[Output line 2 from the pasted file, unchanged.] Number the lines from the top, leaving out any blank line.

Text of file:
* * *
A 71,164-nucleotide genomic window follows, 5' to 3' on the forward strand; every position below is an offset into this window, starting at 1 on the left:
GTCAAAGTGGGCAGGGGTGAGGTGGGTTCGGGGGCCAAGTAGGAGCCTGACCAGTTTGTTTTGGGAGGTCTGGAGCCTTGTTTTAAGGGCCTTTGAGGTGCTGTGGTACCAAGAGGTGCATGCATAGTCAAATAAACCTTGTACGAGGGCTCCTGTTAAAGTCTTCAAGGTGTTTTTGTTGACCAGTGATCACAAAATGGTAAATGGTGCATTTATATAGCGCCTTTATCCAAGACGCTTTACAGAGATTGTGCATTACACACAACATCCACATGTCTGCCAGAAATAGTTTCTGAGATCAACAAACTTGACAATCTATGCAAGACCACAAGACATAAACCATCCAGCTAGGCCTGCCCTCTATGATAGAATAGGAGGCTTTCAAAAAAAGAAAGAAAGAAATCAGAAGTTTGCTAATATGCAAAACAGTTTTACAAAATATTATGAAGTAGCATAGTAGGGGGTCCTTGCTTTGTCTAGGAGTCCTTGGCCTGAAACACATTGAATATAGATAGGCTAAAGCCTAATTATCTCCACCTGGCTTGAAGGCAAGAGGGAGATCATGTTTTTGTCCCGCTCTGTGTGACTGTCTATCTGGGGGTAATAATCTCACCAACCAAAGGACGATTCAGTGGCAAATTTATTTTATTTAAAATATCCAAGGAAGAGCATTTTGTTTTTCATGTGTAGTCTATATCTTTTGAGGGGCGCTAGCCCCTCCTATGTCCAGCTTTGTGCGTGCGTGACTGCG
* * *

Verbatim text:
GTCAAAGTGGGCAGGGGTGAGGTGGGTTCGGGGGCCAAGTAGGAGCCTGACCAGTTTGTTTTGGGAGGTCTGGAGCCTTGTTTTAAGGGCCTTTGAGGTGCTGTGGTACCAAGAGGTGCATGCATAGTCAAATAAACCTTGTACGAGGGCTCCTGTTAAAGTCTTCAAGGTGTTTTTGTTGACCAGTGATCACAAAATGGTAAATGGTGCATTTATATAGCGCCTTTATCCAAGACGCTTTACAGAGATTGTGCATTACACACAACATCCACATGTCTGCCAGAAATAGTTTCTGAGATCAACAAACTTGACAATCTATGCAAGACCACAAGACATAAACCATCCAGCTAGGCCTGCCCTCTATGATAGAATAGGAGGCTTTCAAAAAAAGAAAGAAAGAAATCAGAAGTTTGCTAATATGCAAAACAGTTTTACAAAATATTATGAAGTAGCATAGTAGGGGGTCCTTGCTTTGTCTAGGAGTCCTTGGCCTGAAACACATTGAATATAGATAGGCTAAAGCCTAATTATCTCCACCTGGCTTGAAGGCAAGAGGGAGATCATGTTTTTGTCCCGCTCTGTGTGACTGTCTATCTGGGGGTAATAATCTCACCAACCAAAGGACGATTCAGTGGCAAATTTATTTTATTTAAAATATCCAAGGAAGAGCATTTTGTTTTTCATGTGTAGTCTATATCTTTTGAGGGGCGCTAGCCCCTCCTATGTCCAGCTTTGTGCGTGCGTGACTGCG